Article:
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Organic Lawn Care Guide: For a Vital, Healthy, Safe, and Living Yard

by Evan L Petee
April 1998

Organic lawn and garden care is a safe, effective and responsible alternative to the use of pesticides, herbicides and commercial fertilizers, all which may pose a threat to human and environmental well-being. Advanced organic products can be combined with traditional techniques to support truly healthy, vibrantly green, lawns. Organic lawn care isnt perfect, but can be very effective against weeds and pests. And really, do you want to have a chemicalized "golf-course" lawn, or a living, healthy and safe yard where you and your family or pets, and the neighborhood birds and squirrels, can safely play, lie or walk on?

  1. Use a High Quality Organic Fertilizer: Slow-release organic fertilizers provide vital nutrients to grasses without risk of burning or harming the grasses. These natural products help support the health and vitality of the grass and soil, lengthening and strengthening grass roots, and helping the grass fight off pests and disease. Commercial fertilizers may harm grass and environmental health, leach soil nutrients, and foster persistent lawn diseases like brown spot and snow mold. Most lawns only require a spring and fall feeding, though stressed lawns can benefit from additional applications. Organic fertilizers are cost-effective in the long-run, since they promote better growing conditions, decrease need for pest controls, and require fewer applications. Two recommended brands are Erth-Rite and WOW Plus. (See Sources, below)

  2. Apply Seaweed: Bathing your lawn and gardens with a liquid seaweed is one of the best things you can do for them. Seaweed is loaded with trace elements like iron, magnesium and zinc which support plant health and root development, and help fight off fungal diseases. Whats more, seaweed is dirt cheap! Monthly applications are recommended, but even fewer sprayings will provide strong benefits. (See Sources, below)

  3. Water Deeply and Early in the Day: Lawns require about one inch of water once per week. Light, frequent sprinklings encourage shallow roots. The best time to water the lawn is early in the day. Watering late in the day may encourage fungal invasion due to insufficient evaporation.

  4. Control Weeds Naturally: Improving lawn health will greatly reduce weeds as grass can better compete against aggressive weeds. Weeds can be removed by hand, or there are quality organic products which can control crabgrass, dandelions, lambs quarters, purslane and other weeds, by way of preventing the spread of feeder roots. (See Sources, below)

  5. Thatch or Rake and Aerate: Use a thatcher or iron rake to remove thatch, which is compacted dead grass and grass clippings which interfere with water reaching the roots. Ideally, this should be done in the spring or early summer. Aeration, which removes plugs of dirt, helps increase water retention and supports air circulation to grass roots. Once a year aeration in the spring or very early summer or the fall is sufficient. Aerators can be rented at rental stores and some garden centers, or alternatively hand aerifiers are available. Walking in the yard while wearing golf shoes may provide some mild benefits.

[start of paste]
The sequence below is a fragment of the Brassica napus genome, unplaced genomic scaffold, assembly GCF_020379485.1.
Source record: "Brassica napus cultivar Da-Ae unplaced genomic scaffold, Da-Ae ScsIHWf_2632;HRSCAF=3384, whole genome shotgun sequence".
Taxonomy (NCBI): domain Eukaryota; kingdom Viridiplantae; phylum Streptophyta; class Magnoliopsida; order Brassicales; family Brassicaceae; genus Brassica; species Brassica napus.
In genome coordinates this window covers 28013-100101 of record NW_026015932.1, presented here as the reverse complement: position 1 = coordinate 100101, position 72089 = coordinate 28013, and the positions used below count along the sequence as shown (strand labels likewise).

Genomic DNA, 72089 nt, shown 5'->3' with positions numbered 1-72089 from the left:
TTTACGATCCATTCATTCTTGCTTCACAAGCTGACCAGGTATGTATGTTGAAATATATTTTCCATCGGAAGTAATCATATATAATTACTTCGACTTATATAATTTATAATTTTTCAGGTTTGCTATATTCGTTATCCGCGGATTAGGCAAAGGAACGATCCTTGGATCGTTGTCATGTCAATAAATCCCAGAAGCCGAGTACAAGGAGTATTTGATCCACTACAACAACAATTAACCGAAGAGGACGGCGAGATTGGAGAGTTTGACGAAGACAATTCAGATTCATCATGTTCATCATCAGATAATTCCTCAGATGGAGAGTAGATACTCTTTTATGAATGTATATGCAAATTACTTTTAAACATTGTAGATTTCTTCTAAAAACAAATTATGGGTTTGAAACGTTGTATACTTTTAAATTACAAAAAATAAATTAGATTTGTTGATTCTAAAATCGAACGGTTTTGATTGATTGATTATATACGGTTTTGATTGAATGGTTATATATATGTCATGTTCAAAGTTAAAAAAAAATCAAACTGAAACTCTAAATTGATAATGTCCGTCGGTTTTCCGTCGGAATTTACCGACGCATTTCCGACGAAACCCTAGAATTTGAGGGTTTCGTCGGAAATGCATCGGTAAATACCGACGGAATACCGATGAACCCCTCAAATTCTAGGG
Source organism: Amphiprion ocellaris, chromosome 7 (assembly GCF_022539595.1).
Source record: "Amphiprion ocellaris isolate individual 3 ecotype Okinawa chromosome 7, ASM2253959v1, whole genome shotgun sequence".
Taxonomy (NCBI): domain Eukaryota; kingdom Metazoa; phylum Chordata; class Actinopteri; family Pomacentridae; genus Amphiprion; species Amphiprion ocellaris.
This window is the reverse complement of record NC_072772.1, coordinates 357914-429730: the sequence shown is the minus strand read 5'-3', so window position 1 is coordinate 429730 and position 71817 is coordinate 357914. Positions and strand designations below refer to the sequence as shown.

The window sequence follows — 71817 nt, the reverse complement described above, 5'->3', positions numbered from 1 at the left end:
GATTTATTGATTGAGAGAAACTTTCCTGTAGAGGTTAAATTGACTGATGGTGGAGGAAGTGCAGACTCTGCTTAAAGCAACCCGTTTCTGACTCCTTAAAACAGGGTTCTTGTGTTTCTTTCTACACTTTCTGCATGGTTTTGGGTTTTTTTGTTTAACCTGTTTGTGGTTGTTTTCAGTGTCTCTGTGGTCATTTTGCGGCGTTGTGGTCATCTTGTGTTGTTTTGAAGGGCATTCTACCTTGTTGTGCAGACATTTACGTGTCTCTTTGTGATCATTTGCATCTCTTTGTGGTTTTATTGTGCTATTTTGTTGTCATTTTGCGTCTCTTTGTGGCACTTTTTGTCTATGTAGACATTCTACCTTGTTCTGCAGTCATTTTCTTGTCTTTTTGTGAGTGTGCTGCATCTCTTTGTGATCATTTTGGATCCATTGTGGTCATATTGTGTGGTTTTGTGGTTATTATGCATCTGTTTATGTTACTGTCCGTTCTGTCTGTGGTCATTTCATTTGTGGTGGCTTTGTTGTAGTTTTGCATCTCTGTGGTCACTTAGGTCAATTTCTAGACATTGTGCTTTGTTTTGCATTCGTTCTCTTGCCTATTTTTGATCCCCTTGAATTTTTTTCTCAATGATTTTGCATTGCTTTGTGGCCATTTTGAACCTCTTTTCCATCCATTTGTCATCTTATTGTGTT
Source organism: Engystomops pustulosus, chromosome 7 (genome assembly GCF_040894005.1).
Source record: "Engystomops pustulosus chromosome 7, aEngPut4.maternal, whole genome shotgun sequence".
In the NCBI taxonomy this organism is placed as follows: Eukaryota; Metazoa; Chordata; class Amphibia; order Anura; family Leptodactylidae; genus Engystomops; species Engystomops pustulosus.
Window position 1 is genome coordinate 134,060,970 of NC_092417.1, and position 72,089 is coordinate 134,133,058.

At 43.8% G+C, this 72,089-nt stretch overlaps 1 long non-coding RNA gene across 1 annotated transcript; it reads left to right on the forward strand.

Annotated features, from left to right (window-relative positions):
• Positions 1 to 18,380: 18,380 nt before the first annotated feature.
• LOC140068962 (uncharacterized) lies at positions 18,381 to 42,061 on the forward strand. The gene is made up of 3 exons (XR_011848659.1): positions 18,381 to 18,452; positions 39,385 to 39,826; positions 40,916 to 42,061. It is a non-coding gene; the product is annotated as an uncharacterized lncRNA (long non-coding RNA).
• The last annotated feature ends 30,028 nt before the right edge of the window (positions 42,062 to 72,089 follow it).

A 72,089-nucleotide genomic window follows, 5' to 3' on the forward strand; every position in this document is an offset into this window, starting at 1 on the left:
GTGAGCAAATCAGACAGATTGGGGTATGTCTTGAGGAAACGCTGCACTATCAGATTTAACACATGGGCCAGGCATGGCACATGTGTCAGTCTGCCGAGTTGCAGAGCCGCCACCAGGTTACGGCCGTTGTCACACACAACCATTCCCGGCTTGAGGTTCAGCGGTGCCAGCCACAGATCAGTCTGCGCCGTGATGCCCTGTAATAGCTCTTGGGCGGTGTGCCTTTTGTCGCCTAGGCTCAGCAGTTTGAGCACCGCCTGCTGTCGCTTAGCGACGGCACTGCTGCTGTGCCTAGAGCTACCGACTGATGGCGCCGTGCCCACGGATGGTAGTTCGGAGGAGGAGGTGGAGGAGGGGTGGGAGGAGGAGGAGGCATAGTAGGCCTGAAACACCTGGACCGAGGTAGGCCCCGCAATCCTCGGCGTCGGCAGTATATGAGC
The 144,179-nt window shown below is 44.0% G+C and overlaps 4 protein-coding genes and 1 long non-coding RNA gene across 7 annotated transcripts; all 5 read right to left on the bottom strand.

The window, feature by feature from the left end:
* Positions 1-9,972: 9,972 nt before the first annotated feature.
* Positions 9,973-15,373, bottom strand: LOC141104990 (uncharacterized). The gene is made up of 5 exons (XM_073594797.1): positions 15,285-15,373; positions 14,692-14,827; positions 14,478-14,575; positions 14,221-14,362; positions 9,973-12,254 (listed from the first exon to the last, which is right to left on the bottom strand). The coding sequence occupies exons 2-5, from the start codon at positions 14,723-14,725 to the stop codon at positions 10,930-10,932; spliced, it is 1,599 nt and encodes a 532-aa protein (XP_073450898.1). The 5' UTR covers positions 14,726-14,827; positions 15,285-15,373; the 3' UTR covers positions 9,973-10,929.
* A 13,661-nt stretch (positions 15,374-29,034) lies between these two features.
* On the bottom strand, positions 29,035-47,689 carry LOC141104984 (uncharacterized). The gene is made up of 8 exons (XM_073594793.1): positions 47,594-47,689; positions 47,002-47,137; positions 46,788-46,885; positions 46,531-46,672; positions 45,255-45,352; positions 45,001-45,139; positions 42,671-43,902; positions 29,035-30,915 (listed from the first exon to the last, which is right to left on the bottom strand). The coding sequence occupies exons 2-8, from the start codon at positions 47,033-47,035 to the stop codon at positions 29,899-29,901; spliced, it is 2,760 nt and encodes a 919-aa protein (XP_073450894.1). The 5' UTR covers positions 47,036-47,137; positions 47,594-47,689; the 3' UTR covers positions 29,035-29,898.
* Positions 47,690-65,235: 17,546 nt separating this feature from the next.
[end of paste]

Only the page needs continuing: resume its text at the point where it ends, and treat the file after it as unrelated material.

6. Mow High: This is one of the most crucial steps you can take to improve the health of your lawn, as a lawn mowed high supports grass health, through shading the roots and preventing the drying out of soil, and leads to lengthening of grass roots, strengthening the lawn. Perhaps most importantly, longer grass blades discourage invasion by weeds and insects. Set mower cutting height at 2.5 to 3 inches. Also, keep mower blade sharp and avoid mowing wet grass. Leave clippings on lawn, unless they are very long, to reduce fertilizer needs.

  7. Control Bugs Naturally: There are many safe ways to control lawn and garden pests. Simply mixing dishwasher soap (try Seventh Generation or other "natural" brands) with water and spraying on plants will take care of many bugs. Grubs, fungus larvae, weevils and borers and other pests can be eliminated with nematodes, a natural, biological control (See sources, below). Put in a birdfeeder and birdbath as birds also eat up bugs. Vinegar (3 tbsp. per gallon of water) can help control fungus.

  8. Overseed: Sprinkle grass seed throughout your lawn in the spring and fall. This will help fill in bare spots and help choke out weeds. If filling in bare areas, first loosen soil and spread peat moss, compost or top soil. Walk over lawn to help push seeds into soil, then water.

  9. Check Soil pH and Add Lime (if needed): Soil pH may be contributing to weed problems or poor grass health. Checking soil pH (once every four years)--inexpensive testing by the county extension office is available--may be worthwhile. Many Ohio soils (about 70%) could benefit by adding lime to counter excess acidity. (Note: Elsewhere, if soil is too alkaline, sulphur is usually recommended). Your county extension service wll usually make suggestions based on testing. Having at least 10 earthworms per square foot of soil is an indicator of soil health.

  10. Topdress: Adding compost to your lawn will greatly supports its health. If you dont have your own compost, buy cow, sheep or chicken manure and spread at a rate of about 100 pounds per 1,000 square feet. Should be done once or twice a year, June through August.

Product Sources

  • Erth-Rite fertilizer and Maxicrop liquid seaweed are available at many natural foods stores.

  • For organic fertilizers like WOW Plus, natural weed and pest control products (including biological controls like nematodes) by mail order contact Gardens Alive! at (812) 537-8650.

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    Cyndi Norwitz / webmaster@immuneweb.org / Last Modified: 4/27/98